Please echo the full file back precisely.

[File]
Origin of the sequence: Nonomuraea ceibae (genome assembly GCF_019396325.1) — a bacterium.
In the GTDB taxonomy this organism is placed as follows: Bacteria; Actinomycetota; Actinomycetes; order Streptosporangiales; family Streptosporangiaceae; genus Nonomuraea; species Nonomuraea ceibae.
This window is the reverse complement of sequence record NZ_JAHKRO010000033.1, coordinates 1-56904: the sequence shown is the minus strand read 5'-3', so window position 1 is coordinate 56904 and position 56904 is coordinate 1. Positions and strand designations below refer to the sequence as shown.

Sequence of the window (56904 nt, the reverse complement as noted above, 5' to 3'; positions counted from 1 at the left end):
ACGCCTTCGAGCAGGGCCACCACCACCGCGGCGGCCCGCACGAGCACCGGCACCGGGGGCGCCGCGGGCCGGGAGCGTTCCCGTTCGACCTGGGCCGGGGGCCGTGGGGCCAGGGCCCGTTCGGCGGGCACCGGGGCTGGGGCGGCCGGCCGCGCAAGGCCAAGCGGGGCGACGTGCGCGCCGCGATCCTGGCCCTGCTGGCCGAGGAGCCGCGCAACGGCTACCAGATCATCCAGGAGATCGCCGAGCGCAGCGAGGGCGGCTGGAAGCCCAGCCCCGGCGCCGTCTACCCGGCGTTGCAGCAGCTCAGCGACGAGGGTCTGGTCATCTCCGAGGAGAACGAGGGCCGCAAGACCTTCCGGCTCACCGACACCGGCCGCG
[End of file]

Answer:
Origin of the sequence: Nonomuraea ceibae (genome assembly GCF_019396325.1) — a bacterium.
In the GTDB taxonomy this organism is placed as follows: Bacteria; Actinomycetota; Actinomycetes; order Streptosporangiales; family Streptosporangiaceae; genus Nonomuraea; species Nonomuraea ceibae.
This window is the reverse complement of sequence record NZ_JAHKRO010000033.1, coordinates 1-56904: the sequence shown is the minus strand read 5'-3', so window position 1 is coordinate 56904 and position 56904 is coordinate 1. Positions and strand designations below refer to the sequence as shown.

Sequence of the window (56904 nt, the reverse complement as noted above, 5' to 3'; positions counted from 1 at the left end):
ACGCCTTCGAGCAGGGCCACCACCACCGCGGCGGCCCGCACGAGCACCGGCACCGGGGGCGCCGCGGGCCGGGAGCGTTCCCGTTCGACCTGGGCCGGGGGCCGTGGGGCCAGGGCCCGTTCGGCGGGCACCGGGGCTGGGGCGGCCGGCCGCGCAAGGCCAAGCGGGGCGACGTGCGCGCCGCGATCCTGGCCCTGCTGGCCGAGGAGCCGCGCAACGGCTACCAGATCATCCAGGAGATCGCCGAGCGCAGCGAGGGCGGCTGGAAGCCCAGCCCCGGCGCCGTCTACCCGGCGTTGCAGCAGCTCAGCGACGAGGGTCTGGTCATCTCCGAGGAGAACGAGGGCCGCAAGACCTTCCGGCTCACCGACACCGGCCGCG